Tuesday, May 19, 2009

Calornia Propositions A-F election today

Well, today is our election in California. The date got here fast and I haven't done my research into these propositions. The usual newsprint pamphlet containing the legislative analyses is missing from our house. Either we've misplaced it or we never got it.

I noticed a huge lack of URLs for information about the propositions. The single paragraph blurbs on the ballot don't mean anything. The basically explain nothing about the proposition, except the subject from the 60,000-foot level. And especially in this election, I don't believe what I've heard and seen in the political print ads and on TV. The ads are so slanted that they don't really make sense to me. The marketing program for these propositions basically "stink to high heaven"!

If you want to research these, here are some links.
Gotta love the one for 1D. I don't know how much stock I should put in an analysis when they can't spell the word.
For other info and .htm presentations of the information, go to http://california.gov/ and search with "proposition 1x legislative analysis", where x is the prop of your choice.

Over the course of the last month, I've noticed that any economic analyst I've considered intelligent has recommended "no" votes on all of these propositions. I'll probably vote "no" myself.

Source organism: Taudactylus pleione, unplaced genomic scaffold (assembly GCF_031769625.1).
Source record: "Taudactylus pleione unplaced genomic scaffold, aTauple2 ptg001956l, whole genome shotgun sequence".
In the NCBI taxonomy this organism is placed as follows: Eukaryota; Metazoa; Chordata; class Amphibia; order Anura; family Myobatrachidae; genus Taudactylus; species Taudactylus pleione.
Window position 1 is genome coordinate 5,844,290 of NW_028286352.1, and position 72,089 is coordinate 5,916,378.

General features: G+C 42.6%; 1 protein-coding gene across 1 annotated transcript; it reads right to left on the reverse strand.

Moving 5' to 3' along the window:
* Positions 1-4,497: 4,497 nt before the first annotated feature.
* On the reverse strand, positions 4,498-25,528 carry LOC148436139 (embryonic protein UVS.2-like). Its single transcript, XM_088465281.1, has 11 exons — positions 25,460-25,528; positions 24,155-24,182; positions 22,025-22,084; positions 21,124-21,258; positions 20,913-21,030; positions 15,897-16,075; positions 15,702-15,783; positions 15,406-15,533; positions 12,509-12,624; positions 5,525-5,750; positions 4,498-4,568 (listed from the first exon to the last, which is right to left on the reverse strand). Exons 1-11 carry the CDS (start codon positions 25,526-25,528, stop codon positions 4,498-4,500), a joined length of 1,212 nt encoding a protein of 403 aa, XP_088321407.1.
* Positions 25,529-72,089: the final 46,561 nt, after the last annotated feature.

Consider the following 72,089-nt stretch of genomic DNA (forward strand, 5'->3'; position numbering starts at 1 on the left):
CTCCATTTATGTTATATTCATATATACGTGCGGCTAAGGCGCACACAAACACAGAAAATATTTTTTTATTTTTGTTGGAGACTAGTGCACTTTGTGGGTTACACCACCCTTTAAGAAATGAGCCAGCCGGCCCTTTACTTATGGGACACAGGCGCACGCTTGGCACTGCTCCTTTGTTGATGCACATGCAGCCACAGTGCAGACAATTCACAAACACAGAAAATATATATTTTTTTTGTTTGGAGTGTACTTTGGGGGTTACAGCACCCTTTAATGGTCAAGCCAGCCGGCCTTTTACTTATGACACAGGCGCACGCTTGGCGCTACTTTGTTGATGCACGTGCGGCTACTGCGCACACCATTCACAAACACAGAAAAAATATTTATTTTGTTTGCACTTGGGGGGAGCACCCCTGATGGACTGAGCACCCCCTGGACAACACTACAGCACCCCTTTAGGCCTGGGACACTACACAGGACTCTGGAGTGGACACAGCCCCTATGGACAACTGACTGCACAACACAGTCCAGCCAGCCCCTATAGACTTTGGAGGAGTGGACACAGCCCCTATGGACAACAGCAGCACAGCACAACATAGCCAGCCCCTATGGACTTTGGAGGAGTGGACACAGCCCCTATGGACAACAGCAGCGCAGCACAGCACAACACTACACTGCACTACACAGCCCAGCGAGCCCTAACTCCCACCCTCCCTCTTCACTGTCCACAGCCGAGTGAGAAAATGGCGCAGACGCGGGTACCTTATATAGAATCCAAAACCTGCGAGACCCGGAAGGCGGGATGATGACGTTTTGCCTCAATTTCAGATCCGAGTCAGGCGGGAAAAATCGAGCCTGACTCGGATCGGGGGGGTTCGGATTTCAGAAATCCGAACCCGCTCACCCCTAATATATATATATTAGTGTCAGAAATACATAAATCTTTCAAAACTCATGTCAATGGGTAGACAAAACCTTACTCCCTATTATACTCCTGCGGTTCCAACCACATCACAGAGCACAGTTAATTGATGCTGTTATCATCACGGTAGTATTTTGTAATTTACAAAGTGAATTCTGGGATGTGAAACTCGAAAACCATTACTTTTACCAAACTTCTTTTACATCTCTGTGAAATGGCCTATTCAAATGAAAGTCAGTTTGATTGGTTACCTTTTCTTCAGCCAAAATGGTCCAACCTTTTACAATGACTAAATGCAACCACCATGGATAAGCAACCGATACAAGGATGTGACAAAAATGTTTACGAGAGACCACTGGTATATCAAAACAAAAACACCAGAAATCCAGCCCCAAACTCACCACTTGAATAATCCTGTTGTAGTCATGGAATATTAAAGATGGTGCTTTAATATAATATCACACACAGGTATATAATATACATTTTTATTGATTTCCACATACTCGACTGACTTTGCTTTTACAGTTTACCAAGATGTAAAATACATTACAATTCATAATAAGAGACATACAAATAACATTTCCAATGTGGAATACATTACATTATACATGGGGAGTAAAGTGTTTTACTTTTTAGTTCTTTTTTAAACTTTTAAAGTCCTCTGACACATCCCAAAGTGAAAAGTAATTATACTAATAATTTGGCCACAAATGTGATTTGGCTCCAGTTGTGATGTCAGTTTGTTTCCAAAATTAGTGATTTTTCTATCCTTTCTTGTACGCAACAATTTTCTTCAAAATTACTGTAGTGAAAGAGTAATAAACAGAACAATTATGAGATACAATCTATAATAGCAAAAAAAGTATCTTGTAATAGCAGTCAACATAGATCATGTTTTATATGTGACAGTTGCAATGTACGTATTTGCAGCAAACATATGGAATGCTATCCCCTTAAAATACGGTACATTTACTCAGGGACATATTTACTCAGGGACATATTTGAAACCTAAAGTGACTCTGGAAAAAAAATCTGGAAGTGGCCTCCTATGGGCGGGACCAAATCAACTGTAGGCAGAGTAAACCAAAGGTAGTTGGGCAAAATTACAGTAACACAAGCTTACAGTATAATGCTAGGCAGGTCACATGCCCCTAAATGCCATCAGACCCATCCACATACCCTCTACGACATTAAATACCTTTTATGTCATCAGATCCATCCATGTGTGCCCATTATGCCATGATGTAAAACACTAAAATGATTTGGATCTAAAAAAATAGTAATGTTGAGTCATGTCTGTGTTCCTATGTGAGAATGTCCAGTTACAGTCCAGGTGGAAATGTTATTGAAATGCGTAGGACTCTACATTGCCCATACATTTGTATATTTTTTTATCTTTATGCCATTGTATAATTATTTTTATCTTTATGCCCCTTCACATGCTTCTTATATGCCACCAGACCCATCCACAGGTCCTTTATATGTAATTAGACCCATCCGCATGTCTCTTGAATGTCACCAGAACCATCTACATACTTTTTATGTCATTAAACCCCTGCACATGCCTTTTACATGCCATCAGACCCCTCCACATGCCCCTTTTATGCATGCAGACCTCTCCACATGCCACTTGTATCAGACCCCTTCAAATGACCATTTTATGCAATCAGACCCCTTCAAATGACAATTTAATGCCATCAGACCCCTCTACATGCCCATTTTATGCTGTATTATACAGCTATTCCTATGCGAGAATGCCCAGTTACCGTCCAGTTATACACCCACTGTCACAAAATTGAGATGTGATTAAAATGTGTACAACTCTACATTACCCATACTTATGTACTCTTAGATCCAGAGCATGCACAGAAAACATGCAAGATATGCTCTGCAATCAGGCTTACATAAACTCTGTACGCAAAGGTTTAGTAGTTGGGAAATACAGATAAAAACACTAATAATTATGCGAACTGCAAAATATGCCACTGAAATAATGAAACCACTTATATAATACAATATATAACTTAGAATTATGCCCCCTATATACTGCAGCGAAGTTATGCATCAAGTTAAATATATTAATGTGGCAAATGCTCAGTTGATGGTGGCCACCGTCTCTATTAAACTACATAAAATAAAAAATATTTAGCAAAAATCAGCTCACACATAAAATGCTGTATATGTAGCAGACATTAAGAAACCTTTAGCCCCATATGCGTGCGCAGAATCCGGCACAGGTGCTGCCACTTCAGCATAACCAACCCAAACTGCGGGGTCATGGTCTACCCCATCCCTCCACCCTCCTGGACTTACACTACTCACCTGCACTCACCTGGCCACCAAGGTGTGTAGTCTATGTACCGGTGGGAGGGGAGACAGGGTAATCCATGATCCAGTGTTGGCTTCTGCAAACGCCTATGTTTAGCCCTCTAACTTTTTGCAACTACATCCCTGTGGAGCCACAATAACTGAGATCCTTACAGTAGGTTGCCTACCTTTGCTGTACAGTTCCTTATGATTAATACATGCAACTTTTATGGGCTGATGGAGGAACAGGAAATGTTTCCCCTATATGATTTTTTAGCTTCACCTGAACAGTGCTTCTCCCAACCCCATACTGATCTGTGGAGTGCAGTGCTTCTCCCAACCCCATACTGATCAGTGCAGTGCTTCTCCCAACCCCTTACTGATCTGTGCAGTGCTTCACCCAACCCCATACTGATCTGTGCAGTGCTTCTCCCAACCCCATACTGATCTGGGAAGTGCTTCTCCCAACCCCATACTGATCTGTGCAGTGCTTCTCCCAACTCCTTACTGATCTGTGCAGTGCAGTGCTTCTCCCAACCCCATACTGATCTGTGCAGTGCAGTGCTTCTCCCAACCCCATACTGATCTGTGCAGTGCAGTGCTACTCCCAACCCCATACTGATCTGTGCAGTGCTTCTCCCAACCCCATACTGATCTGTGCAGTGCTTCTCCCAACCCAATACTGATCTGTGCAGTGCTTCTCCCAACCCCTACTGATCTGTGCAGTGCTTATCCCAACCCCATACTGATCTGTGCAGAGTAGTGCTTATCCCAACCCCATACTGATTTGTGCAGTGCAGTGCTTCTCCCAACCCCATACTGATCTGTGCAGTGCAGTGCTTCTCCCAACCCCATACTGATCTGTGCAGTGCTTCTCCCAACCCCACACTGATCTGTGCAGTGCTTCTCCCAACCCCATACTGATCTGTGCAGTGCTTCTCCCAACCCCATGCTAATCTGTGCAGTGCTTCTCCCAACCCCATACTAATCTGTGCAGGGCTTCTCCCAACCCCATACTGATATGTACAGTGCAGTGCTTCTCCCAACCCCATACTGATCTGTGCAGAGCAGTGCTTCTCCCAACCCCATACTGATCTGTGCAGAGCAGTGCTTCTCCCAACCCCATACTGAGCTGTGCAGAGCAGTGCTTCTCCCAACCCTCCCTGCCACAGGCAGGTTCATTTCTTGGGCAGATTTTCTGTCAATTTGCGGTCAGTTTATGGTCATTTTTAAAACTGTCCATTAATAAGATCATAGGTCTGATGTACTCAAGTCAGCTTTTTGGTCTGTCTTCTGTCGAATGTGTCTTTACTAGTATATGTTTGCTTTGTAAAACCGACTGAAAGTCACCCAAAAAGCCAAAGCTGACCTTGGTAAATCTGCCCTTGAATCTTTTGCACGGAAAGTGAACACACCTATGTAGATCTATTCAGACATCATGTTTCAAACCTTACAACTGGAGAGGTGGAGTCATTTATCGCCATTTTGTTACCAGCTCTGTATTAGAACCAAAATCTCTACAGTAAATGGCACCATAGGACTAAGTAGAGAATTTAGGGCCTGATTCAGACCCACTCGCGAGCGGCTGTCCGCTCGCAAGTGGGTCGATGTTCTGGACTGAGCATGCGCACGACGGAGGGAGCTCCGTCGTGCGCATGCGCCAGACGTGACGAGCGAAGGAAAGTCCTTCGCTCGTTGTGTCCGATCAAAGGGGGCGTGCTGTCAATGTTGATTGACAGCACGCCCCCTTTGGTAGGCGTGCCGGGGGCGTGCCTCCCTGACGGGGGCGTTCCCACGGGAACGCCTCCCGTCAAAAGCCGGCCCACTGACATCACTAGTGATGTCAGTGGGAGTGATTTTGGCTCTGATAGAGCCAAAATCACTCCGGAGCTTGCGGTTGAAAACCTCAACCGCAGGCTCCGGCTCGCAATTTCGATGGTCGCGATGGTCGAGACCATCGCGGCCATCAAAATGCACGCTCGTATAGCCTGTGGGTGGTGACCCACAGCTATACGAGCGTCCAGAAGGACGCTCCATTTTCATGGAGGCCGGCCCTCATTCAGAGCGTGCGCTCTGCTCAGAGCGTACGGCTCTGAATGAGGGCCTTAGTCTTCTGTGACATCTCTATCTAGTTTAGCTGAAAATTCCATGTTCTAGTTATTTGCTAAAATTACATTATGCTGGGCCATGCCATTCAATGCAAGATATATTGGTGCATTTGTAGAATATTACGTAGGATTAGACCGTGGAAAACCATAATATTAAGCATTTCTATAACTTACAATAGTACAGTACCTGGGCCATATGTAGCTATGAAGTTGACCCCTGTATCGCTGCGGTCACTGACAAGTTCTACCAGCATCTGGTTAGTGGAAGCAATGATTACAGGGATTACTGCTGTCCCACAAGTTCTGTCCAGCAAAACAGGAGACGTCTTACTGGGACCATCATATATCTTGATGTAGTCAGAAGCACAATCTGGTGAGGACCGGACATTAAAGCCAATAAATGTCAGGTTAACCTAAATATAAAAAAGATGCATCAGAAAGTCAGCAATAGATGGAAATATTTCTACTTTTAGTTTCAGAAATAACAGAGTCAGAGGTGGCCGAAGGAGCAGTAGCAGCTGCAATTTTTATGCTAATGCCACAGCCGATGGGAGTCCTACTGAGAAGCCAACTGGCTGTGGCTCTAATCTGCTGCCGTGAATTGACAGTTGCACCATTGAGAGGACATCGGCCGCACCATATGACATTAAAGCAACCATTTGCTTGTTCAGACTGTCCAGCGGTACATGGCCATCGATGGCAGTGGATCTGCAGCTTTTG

Having said that, are California's political process and budget processes broken? Certainly. They are also wildly pro-cyclical, where spending goes up during good economic times, followed by budget crunches during bad times. This was true since before the defense-related recession in California in the late 80's, the Silicon Valley / dot-com boom-and-bust of the 90's and early 2000's, and so on. So the processes certainly need to be changed. As an aside, the "rainy-day fund", known in the analyses as the "BSF" seems designed to smooth the cyclicality to the upside, with more taxes, instead of forbearance of possible spending during good times!

One glaring, flashing omission from these proposals is discussion spending cuts. There's a lot of rearranging of deck chairs and debt, shall we say, and some sizable tax increases. There is discussion around protecting certain "sacred cow" spending areas. But the whole thing seems built around the idea of "Don't look at the spending behind the curtain!"

Talk with you soon. I'm off to study and Vote!

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